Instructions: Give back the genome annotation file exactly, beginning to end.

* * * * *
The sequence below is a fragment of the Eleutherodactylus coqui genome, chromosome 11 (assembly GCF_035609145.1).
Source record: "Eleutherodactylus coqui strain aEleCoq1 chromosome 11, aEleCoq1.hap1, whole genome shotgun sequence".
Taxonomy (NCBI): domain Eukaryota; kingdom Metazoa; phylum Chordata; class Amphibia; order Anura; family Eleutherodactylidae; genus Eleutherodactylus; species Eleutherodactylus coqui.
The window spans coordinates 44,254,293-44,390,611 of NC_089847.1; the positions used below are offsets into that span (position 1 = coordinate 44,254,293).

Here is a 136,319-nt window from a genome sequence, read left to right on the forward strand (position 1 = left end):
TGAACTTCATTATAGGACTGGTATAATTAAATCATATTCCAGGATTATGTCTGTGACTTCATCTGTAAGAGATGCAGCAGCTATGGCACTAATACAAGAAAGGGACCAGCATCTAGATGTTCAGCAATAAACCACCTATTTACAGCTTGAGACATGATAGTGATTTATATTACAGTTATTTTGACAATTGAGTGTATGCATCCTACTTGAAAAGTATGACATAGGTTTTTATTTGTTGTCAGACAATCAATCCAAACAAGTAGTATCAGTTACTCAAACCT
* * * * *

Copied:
The sequence below is a fragment of the Eleutherodactylus coqui genome, chromosome 11 (assembly GCF_035609145.1).
Source record: "Eleutherodactylus coqui strain aEleCoq1 chromosome 11, aEleCoq1.hap1, whole genome shotgun sequence".
Taxonomy (NCBI): domain Eukaryota; kingdom Metazoa; phylum Chordata; class Amphibia; order Anura; family Eleutherodactylidae; genus Eleutherodactylus; species Eleutherodactylus coqui.
The window spans coordinates 44,254,293-44,390,611 of NC_089847.1; the positions used below are offsets into that span (position 1 = coordinate 44,254,293).

Here is a 136,319-nt window from a genome sequence, read left to right on the forward strand (position 1 = left end):
TGAACTTCATTATAGGACTGGTATAATTAAATCATATTCCAGGATTATGTCTGTGACTTCATCTGTAAGAGATGCAGCAGCTATGGCACTAATACAAGAAAGGGACCAGCATCTAGATGTTCAGCAATAAACCACCTATTTACAGCTTGAGACATGATAGTGATTTATATTACAGTTATTTTGACAATTGAGTGTATGCATCCTACTTGAAAAGTATGACATAGGTTTTTATTTGTTGTCAGACAATCAATCCAAACAAGTAGTATCAGTTACTCAAACCT